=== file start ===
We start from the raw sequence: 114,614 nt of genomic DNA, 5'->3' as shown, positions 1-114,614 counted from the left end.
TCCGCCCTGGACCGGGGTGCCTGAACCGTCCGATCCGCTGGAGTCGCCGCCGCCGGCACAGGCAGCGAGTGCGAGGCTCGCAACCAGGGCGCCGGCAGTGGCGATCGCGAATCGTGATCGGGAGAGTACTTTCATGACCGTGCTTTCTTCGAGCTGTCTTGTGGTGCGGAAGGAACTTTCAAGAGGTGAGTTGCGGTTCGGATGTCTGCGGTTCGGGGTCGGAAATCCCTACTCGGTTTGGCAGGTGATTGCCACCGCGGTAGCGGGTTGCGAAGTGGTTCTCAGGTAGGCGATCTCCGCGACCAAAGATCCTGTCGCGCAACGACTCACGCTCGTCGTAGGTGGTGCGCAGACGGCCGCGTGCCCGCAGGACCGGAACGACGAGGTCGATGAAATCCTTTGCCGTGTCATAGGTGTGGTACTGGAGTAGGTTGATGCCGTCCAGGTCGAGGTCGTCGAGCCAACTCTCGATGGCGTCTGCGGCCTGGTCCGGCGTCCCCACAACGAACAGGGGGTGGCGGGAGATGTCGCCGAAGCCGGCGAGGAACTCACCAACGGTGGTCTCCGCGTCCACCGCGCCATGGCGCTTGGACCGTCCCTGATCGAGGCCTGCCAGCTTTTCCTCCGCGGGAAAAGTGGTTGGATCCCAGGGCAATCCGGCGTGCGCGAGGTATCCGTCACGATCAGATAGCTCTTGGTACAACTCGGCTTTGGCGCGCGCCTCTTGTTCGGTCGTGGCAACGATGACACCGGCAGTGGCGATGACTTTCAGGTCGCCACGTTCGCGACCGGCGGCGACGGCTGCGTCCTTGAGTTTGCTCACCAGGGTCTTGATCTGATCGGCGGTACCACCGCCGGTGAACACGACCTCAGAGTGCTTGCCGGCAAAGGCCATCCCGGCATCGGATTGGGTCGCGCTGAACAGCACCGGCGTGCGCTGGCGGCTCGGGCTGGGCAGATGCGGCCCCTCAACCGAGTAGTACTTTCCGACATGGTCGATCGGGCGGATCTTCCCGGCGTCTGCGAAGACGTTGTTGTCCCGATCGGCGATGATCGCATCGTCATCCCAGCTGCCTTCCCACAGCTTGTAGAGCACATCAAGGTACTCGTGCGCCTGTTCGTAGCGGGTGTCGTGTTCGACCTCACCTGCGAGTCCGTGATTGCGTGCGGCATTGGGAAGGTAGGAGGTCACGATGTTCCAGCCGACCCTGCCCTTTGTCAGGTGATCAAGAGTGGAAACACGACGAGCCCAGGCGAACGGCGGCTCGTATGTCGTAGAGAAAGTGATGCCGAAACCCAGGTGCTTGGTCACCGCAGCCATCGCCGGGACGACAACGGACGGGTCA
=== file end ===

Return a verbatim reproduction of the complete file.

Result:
We start from the raw sequence: 114,614 nt of genomic DNA, 5'->3' as shown, positions 1-114,614 counted from the left end.
TCCGCCCTGGACCGGGGTGCCTGAACCGTCCGATCCGCTGGAGTCGCCGCCGCCGGCACAGGCAGCGAGTGCGAGGCTCGCAACCAGGGCGCCGGCAGTGGCGATCGCGAATCGTGATCGGGAGAGTACTTTCATGACCGTGCTTTCTTCGAGCTGTCTTGTGGTGCGGAAGGAACTTTCAAGAGGTGAGTTGCGGTTCGGATGTCTGCGGTTCGGGGTCGGAAATCCCTACTCGGTTTGGCAGGTGATTGCCACCGCGGTAGCGGGTTGCGAAGTGGTTCTCAGGTAGGCGATCTCCGCGACCAAAGATCCTGTCGCGCAACGACTCACGCTCGTCGTAGGTGGTGCGCAGACGGCCGCGTGCCCGCAGGACCGGAACGACGAGGTCGATGAAATCCTTTGCCGTGTCATAGGTGTGGTACTGGAGTAGGTTGATGCCGTCCAGGTCGAGGTCGTCGAGCCAACTCTCGATGGCGTCTGCGGCCTGGTCCGGCGTCCCCACAACGAACAGGGGGTGGCGGGAGATGTCGCCGAAGCCGGCGAGGAACTCACCAACGGTGGTCTCCGCGTCCACCGCGCCATGGCGCTTGGACCGTCCCTGATCGAGGCCTGCCAGCTTTTCCTCCGCGGGAAAAGTGGTTGGATCCCAGGGCAATCCGGCGTGCGCGAGGTATCCGTCACGATCAGATAGCTCTTGGTACAACTCGGCTTTGGCGCGCGCCTCTTGTTCGGTCGTGGCAACGATGACACCGGCAGTGGCGATGACTTTCAGGTCGCCACGTTCGCGACCGGCGGCGACGGCTGCGTCCTTGAGTTTGCTCACCAGGGTCTTGATCTGATCGGCGGTACCACCGCCGGTGAACACGACCTCAGAGTGCTTGCCGGCAAAGGCCATCCCGGCATCGGATTGGGTCGCGCTGAACAGCACCGGCGTGCGCTGGCGGCTCGGGCTGGGCAGATGCGGCCCCTCAACCGAGTAGTACTTTCCGACATGGTCGATCGGGCGGATCTTCCCGGCGTCTGCGAAGACGTTGTTGTCCCGATCGGCGATGATCGCATCGTCATCCCAGCTGCCTTCCCACAGCTTGTAGAGCACATCAAGGTACTCGTGCGCCTGTTCGTAGCGGGTGTCGTGTTCGACCTCACCTGCGAGTCCGTGATTGCGTGCGGCATTGGGAAGGTAGGAGGTCACGATGTTCCAGCCGACCCTGCCCTTTGTCAGGTGATCAAGAGTGGAAACACGACGAGCCCAGGCGAACGGCGGCTCGTATGTCGTAGAGAAAGTGATGCCGAAACCCAGGTGCTTGGTCACCGCAGCCATCGCCGGGACGACAACGGACGGGTCA